The staff at Jen Bekman recently asked me to browse the archives of 20x200 and select some of my favorite works for their blog - which was lots of fun. Here's what I came up with: Browsing the Archives with Tema Stauffer
Rachel Hulin has already selected two of my all-time favorite 20x200 pieces, the haunting Untitled (LA20070805) by Noah Kalina and No. 13. 3/11/2006 (plane lifted by men) by William Lamson. But I also love Lamson's other photograph from his enigmatic sublunar series.
No. 6. 8/6/2005 (plane) by William Lamson
A German photographer who similarly mystifies me with her control of light in her nighttime scenes is Juliane Eirich. I saw some of her gorgeous prints at the Scope Art Fair last March and have since poured through her website. I am awed and jealous to say the least.
Bus by Juliane Eirich
Also very mysterious and sexy is a portrait by Shen Wei. The image brought to mind the pensive, lonely, intensely sexual films by Taiwanese director, Tsai Ming-liang - the mood, the setting, the isolated subject, the sense of desire and longing...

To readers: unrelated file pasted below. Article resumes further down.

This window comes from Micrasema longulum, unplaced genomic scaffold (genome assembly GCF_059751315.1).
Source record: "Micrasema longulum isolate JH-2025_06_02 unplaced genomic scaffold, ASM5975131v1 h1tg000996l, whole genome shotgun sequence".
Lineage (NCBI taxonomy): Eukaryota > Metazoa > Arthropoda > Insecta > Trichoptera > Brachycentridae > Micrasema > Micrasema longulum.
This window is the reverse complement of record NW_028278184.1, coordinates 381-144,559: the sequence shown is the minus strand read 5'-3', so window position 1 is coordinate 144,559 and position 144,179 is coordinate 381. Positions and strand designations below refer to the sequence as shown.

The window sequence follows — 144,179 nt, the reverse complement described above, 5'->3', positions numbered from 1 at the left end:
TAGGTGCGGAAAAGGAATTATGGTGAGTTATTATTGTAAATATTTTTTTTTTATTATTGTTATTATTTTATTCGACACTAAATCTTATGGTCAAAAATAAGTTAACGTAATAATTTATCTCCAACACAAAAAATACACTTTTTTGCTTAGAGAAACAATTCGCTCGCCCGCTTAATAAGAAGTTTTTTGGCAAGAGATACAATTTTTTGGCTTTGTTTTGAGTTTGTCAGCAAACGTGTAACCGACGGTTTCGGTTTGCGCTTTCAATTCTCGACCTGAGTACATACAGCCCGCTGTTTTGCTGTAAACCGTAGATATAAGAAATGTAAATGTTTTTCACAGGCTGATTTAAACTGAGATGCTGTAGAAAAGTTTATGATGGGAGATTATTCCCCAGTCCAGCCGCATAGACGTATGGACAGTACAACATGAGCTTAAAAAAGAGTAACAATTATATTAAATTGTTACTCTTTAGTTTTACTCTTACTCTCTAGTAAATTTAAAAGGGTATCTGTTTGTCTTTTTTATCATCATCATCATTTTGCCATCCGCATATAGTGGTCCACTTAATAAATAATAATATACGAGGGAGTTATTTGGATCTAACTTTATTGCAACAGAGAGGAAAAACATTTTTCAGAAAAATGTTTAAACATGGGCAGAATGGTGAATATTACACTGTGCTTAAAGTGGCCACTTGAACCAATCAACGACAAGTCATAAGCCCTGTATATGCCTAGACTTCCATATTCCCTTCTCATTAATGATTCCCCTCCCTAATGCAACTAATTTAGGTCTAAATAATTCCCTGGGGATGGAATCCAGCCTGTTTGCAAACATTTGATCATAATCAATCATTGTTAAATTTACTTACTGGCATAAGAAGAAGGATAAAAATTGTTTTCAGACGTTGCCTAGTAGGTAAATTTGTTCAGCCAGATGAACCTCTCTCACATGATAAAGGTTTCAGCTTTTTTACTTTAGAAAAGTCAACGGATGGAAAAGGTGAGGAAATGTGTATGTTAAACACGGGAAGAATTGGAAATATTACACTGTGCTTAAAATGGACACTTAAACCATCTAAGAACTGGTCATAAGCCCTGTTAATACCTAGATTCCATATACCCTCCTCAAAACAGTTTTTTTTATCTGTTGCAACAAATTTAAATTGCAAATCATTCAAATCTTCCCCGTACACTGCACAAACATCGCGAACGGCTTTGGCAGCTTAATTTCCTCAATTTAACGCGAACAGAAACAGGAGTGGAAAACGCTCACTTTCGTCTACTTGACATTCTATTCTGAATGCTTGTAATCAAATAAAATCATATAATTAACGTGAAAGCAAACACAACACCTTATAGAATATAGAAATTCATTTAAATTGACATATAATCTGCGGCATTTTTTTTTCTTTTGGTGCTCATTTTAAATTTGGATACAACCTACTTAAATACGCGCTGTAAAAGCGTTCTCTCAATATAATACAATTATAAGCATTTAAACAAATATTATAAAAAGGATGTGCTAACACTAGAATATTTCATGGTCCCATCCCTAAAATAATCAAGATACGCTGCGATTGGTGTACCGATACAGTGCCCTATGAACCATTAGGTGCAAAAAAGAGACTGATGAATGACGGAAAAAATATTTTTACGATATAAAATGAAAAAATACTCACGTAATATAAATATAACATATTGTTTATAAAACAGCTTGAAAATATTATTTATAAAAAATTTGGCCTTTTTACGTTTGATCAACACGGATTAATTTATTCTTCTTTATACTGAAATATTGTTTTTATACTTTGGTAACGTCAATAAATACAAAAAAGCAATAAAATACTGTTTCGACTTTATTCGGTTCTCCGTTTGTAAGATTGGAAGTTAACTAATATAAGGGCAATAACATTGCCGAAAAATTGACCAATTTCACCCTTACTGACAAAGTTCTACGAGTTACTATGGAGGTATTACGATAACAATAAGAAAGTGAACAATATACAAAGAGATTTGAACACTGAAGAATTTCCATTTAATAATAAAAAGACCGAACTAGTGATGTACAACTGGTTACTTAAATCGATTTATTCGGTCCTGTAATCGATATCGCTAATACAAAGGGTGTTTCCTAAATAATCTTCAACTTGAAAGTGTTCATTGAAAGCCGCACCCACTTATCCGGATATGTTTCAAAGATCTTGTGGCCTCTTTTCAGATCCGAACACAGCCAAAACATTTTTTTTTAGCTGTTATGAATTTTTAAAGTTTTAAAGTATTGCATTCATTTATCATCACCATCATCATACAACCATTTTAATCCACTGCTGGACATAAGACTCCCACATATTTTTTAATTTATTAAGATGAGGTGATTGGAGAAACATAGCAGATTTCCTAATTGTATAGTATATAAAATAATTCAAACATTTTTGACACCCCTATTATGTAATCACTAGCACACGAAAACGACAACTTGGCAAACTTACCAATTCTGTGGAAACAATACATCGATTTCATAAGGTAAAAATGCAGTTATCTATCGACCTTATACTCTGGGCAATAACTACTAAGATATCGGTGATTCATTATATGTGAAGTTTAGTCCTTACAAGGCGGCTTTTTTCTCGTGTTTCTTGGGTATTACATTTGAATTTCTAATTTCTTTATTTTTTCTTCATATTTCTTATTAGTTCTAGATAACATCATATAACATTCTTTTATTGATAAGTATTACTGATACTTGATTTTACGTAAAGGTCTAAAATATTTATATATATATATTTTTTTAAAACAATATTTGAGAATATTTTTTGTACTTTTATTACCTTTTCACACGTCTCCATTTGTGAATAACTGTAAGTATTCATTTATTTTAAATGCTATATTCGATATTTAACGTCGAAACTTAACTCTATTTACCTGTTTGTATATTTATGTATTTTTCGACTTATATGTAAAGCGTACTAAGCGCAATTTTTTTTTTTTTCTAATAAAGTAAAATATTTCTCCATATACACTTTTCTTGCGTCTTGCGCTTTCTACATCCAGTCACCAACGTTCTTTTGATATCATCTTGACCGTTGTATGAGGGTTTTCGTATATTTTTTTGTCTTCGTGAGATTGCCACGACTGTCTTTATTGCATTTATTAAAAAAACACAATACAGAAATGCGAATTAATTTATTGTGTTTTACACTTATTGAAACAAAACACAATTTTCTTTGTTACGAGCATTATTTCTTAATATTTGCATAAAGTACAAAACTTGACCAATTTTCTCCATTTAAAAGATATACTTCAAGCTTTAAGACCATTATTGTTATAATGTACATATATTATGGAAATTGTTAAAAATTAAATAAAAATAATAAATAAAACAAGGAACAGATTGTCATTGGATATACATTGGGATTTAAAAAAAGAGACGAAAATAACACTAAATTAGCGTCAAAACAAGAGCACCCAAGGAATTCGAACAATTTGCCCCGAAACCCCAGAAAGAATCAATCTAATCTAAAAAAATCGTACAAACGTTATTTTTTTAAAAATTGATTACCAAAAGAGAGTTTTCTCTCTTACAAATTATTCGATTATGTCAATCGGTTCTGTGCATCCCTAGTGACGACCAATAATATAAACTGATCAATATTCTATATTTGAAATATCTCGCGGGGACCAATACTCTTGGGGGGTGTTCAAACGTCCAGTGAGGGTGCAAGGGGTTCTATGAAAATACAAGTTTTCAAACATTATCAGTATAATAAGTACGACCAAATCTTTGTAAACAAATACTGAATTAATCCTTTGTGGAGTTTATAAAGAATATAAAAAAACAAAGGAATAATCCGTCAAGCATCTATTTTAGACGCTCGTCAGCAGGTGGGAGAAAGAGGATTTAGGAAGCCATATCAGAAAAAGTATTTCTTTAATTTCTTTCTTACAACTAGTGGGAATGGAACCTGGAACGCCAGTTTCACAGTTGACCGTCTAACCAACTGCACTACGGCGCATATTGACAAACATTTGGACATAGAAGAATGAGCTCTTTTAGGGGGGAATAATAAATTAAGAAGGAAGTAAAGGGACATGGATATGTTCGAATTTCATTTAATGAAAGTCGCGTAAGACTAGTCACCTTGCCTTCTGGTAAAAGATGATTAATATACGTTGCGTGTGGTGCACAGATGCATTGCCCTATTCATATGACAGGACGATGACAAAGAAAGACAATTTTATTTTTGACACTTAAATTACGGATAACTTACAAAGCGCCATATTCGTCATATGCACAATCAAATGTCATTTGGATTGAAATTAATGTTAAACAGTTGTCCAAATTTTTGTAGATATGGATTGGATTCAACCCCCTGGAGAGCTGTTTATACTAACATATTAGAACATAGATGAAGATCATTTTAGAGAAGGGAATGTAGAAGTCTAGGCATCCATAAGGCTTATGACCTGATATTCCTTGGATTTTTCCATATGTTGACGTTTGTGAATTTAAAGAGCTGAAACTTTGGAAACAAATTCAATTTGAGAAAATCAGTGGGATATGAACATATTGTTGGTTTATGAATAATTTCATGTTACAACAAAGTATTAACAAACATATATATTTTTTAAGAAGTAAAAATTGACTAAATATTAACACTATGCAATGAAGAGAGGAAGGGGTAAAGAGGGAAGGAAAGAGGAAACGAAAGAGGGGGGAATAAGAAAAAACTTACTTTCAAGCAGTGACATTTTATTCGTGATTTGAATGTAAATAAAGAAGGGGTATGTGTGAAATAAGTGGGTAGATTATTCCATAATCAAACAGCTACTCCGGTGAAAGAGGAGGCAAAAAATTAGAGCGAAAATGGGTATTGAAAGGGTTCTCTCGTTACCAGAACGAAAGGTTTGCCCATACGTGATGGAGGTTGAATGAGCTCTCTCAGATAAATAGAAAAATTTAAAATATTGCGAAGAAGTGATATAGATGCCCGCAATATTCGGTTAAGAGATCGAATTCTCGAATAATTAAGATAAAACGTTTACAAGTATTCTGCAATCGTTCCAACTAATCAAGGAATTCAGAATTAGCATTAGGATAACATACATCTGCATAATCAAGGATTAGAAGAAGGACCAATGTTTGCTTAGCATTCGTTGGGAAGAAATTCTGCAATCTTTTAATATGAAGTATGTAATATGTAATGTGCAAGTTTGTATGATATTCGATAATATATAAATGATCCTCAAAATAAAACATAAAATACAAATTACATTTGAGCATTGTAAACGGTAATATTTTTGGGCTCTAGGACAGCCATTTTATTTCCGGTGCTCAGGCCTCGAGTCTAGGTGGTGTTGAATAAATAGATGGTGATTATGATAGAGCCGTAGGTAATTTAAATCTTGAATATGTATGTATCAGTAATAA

Yi, Beijing by Shen Wei
This quirky image by Kelly Shimoda, an early addition to 20x200, uses light beautifully to make kitschy pink and blue balloons strangely seductive.
Untitled (Hanoi no.2) by Kelly Shimoda
Then, of course, I must mention the two prints I purchased from 20x200, Eric Graham's, Unleaded, Unleaded, Premium Unleaded, and Justin James Reed's iconic western scene, Idaho Springs, Colorado, both of which are hanging in my apartment.
Unleaded, Unleaded, Premium Unleaded by Eric Graham
Idaho Springs, Colorado by Justin James Reed
Kevin J. Miyazaki's work seems to be influenced by the same tradition of exploring the American vernacular, and I like his understated contributions from his Fast Food series.
Jones Boulevard Location, #1 by Kevin J. Miyazaki
And Katie Baum's cool photograph of a gumball machine might have been painted by a Photo-realist in the 1970s ...
Gumball Machine by Katie Baum
So yes, I confess, I love this kind of stuff.
Finally, is there any artist out there who can't relate to the sentiment captured by Clifton Burt? I think that pretty much sums it up.
think-make-think by Clifton Burt